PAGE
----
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Council: Bar Aristide party from election
"Political groups who identify themselves with the Lavalas Family Party, and particularly with Mr. Jean-Bertrand Aristide, continue to promote and tolerate violence," the council said.
The council urged the interim government to "make the bold political and beneficial decision to disqualify the Lavalas Family Party from the electoral process."
But Haiti's Provisional Electoral Council indicated that all political parties would be welcome in the October and November elections.
"The election is for all political parties of Haiti," said electoral council spokesman Rosemond Pradel.
Lavalas is Haiti's most organized political force, with much of its support coming from sprawling slums in Port-au-Prince. Aristide was ousted in a bloody, three-week rebellion in February 2004.
Lavalas party members, who have said they will boycott the elections unless Aristide returned from exile in South Africa, have denied involvement in violence that has killed more than 700 people in the capital of Port-au-Prince since September.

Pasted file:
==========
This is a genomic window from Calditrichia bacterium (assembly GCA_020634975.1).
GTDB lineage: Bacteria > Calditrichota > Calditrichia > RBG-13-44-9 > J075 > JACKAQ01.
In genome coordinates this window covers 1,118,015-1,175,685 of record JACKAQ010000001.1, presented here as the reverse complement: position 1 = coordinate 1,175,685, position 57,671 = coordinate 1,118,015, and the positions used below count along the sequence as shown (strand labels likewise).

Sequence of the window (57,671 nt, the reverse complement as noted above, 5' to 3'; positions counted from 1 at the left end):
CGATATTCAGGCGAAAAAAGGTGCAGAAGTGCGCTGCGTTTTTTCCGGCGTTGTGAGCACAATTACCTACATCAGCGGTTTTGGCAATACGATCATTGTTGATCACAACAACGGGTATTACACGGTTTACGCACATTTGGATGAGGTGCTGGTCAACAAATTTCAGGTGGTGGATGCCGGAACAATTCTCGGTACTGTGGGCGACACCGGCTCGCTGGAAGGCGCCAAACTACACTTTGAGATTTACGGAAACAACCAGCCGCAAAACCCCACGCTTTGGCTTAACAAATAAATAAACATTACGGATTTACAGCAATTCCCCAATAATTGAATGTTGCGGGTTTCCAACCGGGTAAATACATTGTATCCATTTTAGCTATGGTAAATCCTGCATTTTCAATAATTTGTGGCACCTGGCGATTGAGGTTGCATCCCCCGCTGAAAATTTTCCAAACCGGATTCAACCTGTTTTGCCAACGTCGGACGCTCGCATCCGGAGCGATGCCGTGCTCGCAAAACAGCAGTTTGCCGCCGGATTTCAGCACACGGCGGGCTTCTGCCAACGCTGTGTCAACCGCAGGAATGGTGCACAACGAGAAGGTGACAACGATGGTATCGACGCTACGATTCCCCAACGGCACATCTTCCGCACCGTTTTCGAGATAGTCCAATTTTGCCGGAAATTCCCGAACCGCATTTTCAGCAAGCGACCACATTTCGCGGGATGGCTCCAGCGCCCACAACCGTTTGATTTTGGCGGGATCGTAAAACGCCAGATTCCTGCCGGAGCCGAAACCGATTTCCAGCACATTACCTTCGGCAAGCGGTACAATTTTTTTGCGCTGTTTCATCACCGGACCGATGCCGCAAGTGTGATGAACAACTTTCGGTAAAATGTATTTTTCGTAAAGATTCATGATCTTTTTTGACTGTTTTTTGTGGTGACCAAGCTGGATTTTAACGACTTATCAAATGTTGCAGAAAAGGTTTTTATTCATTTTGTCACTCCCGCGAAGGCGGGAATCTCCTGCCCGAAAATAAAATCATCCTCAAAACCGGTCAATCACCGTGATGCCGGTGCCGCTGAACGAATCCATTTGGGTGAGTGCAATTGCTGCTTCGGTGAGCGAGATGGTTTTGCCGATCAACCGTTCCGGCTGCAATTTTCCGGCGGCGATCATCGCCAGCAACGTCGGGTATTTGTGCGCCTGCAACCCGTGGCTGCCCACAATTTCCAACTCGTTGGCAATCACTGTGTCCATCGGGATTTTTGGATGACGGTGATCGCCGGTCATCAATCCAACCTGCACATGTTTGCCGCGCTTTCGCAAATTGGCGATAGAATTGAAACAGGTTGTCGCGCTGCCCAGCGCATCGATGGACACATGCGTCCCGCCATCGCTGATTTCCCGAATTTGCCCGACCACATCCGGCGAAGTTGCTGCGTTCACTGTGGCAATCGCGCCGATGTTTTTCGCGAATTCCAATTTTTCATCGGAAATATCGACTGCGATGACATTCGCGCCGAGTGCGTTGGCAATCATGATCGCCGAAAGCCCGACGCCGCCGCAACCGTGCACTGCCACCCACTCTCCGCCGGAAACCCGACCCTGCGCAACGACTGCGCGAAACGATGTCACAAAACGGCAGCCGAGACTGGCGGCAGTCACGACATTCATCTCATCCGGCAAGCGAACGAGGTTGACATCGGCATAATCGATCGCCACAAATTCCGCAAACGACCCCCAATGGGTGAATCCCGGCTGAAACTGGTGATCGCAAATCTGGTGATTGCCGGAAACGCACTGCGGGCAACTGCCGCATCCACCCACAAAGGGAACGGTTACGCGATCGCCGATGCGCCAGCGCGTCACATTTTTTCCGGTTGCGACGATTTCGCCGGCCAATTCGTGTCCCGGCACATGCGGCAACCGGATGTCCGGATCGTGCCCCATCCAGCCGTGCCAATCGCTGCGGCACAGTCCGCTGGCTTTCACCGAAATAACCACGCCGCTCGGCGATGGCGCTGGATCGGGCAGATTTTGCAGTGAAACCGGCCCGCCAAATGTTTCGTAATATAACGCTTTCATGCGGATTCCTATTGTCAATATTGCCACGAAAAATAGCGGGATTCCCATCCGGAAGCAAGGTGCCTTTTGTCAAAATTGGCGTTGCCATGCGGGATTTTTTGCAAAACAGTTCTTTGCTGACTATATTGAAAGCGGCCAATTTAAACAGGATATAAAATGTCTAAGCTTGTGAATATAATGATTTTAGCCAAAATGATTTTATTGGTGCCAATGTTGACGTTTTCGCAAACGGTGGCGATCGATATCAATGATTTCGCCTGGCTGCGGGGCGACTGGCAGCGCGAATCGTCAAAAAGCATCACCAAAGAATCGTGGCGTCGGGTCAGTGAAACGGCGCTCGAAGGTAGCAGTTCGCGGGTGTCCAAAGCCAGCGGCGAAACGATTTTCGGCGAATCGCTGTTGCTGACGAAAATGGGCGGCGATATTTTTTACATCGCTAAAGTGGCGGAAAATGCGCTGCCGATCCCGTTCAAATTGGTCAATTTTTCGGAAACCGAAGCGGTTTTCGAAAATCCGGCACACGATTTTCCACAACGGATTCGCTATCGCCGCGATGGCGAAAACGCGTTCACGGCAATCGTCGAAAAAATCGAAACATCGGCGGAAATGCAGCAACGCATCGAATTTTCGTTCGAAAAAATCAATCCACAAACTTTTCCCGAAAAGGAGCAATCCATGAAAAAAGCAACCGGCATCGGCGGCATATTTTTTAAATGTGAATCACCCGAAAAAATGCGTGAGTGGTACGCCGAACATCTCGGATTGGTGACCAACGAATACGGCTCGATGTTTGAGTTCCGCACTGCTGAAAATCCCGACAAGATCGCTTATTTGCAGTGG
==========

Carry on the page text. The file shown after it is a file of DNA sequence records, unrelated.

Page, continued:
U.N. peacekeepers have intensified offensives against armed pro- and anti- Aristide gangs, who dominate parts of the capital's slums.
Lavalas leader Rev. Gerard Jean-Juste, a Roman Catholic priest who is considering running for president, said the interim government feared Aristide supporters would win the elections.
Cite Soleil has been the focus of attacks by both UN forces and the Haitian police because it remains a powerful base of support for the democratically elected President Jean-Bertrand Aristide and the Lavalas movement. The U.N. operation targeted and killed Emmanuel "Dred" Wilme, a well-known community leader in Cite Soleil, who had been in the forefront of the neighborhood's resistance to the illegal coup regime. The attack came just a few days after U.S. Ambassador to Haiti James Foley labeled Haitian grassroots activists as "terrorists" and "gang members", sending a clear signal that it was now open season on civilians.
Since a U.S.-orchestrated coup overthrew the democratic government in February 2004, a United Nations force of 7500 troops has occupied Haiti. The U.N. has supported the coup regime, which has killed and imprisoned thousands of innocent people. As the U.N. mouths its concerns for human rights around the world, it attacks the poorest communities in Haiti and backs up the violent repression carried out by the Haitian police. Brazil continues to do the bidding of the United States by heading-up this brutal U.N. military operation in Haiti.